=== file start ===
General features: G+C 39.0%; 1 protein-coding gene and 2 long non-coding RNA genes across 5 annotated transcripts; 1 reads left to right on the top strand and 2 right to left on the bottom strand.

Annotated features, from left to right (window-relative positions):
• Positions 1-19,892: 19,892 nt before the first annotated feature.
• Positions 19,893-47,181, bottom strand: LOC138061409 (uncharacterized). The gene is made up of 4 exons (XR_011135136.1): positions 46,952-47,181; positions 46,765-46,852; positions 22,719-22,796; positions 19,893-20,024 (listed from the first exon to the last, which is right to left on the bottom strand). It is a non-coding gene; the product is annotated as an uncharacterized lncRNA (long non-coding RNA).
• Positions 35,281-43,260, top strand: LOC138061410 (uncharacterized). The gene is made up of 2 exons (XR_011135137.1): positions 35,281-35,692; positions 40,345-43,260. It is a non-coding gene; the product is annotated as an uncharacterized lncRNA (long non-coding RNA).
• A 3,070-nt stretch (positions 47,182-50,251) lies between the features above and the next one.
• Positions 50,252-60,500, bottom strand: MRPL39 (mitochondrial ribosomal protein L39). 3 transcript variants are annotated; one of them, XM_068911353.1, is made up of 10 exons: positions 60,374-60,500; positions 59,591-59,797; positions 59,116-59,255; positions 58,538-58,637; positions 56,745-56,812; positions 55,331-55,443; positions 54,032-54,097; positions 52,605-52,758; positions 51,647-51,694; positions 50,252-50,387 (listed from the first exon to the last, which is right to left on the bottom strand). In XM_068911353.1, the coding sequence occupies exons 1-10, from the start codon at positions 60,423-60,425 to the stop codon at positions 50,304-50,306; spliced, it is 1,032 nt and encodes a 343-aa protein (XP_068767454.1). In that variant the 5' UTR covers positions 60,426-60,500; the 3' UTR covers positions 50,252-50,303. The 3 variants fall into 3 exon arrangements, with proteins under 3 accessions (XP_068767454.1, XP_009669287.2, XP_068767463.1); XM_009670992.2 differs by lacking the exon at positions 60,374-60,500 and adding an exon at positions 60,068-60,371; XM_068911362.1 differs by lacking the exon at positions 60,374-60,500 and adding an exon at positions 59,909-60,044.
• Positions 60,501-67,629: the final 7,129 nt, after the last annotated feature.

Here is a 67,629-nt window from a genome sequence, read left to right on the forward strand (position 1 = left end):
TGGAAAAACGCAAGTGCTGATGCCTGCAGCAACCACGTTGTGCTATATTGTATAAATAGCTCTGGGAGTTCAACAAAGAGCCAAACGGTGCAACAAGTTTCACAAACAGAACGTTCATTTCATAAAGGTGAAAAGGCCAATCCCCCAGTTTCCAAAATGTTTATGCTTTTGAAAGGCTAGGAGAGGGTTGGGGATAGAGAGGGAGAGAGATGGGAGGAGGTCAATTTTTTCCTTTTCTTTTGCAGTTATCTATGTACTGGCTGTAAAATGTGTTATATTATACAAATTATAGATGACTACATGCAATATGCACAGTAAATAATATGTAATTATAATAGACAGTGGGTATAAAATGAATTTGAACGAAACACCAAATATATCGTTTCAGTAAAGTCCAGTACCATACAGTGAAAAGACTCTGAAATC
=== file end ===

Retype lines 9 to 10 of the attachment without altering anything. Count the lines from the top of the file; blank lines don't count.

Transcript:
Here is a 67,629-nt window from a genome sequence, read left to right on the forward strand (position 1 = left end):
TGGAAAAACGCAAGTGCTGATGCCTGCAGCAACCACGTTGTGCTATATTGTATAAATAGCTCTGGGAGTTCAACAAAGAGCCAAACGGTGCAACAAGTTTCACAAACAGAACGTTCATTTCATAAAGGTGAAAAGGCCAATCCCCCAGTTTCCAAAATGTTTATGCTTTTGAAAGGCTAGGAGAGGGTTGGGGATAGAGAGGGAGAGAGATGGGAGGAGGTCAATTTTTTCCTTTTCTTTTGCAGTTATCTATGTACTGGCTGTAAAATGTGTTATATTATACAAATTATAGATGACTACATGCAATATGCACAGTAAATAATATGTAATTATAATAGACAGTGGGTATAAAATGAATTTGAACGAAACACCAAATATATCGTTTCAGTAAAGTCCAGTACCATACAGTGAAAAGACTCTGAAATC